More importantly though, the criticism of Labour’s failure to adopt many concrete proposals ignores, in its desperation to find fault with Miliband’s leadership, that coming out with concrete policy proposals 20 months before the election is not a very good way to win that election. That’s because the majority of voters, either because of memory decay or interference, simply don’t remember what those proposals were, even over the space of a few weeks,

While Miliband may be right to throw in a few firmed up proposals at conference just to prove that he can, it makes little sense to be offering up a firm programme for government. Much better to focus, albeit against a hostile media so with limited success, on the broad message – that the economic recovery may be underway, but not in a way from that most people will benefit from.

But what Miliband’s detractors also miss – either wilfully or stupidly – is the process he and his team are actually engaged in, which will pay dividends when the time comes to set out the policy ideas.

Here’s what this process boils down to:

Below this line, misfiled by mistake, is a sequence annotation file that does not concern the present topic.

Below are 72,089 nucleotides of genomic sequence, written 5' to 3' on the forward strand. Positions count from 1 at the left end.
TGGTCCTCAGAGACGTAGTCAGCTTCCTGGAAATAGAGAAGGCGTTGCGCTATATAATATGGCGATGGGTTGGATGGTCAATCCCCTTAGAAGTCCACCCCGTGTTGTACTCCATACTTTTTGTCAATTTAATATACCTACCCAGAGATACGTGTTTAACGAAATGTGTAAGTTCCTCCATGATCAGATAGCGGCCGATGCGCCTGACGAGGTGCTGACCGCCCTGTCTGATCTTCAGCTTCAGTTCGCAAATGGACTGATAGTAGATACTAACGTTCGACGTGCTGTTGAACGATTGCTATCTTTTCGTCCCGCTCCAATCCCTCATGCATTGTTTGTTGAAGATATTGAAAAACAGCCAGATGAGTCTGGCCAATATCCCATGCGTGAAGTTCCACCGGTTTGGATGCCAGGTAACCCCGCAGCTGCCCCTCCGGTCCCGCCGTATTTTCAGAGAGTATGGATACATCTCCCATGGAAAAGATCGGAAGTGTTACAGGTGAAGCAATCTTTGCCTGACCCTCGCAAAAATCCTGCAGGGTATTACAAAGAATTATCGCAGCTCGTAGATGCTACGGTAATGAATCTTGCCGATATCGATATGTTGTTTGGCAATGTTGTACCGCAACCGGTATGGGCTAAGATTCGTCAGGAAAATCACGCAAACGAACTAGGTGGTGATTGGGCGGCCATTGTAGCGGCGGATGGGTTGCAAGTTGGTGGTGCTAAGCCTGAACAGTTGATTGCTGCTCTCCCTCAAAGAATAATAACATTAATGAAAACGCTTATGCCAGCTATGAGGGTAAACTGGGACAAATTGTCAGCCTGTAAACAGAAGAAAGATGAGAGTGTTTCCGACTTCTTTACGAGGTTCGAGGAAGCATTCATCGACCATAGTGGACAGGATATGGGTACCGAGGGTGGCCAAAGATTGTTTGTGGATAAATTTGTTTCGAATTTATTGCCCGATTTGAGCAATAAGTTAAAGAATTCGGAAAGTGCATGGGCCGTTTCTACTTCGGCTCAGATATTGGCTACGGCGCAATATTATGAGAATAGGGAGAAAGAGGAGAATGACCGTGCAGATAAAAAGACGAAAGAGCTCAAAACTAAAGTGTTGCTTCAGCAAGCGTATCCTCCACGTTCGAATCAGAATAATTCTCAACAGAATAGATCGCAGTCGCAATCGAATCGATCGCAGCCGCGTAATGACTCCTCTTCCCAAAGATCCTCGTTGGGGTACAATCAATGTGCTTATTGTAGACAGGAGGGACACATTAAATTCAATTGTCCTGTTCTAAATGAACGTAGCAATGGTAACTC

1. Acknowledge that overall spending must be affordable in 2015 in order to give off the economic competence vibe;

2. But also stress that proper recovery requires investment;

3. Start with a focus on investment in physical infrastructure, which even the Tories now accept is needed;

4. Over time, subtly change the way the term infrastructure is defined, so that it becomes inclusive of ‘social infrastructure’ such as childcare (here’s Lucy Powell doing just that)

5. Develop careful cost-benefit analyses to work out what social infrastructure investments have an overall positive effect e.g. what £5-7bn per year on childcare will actually do to the economy;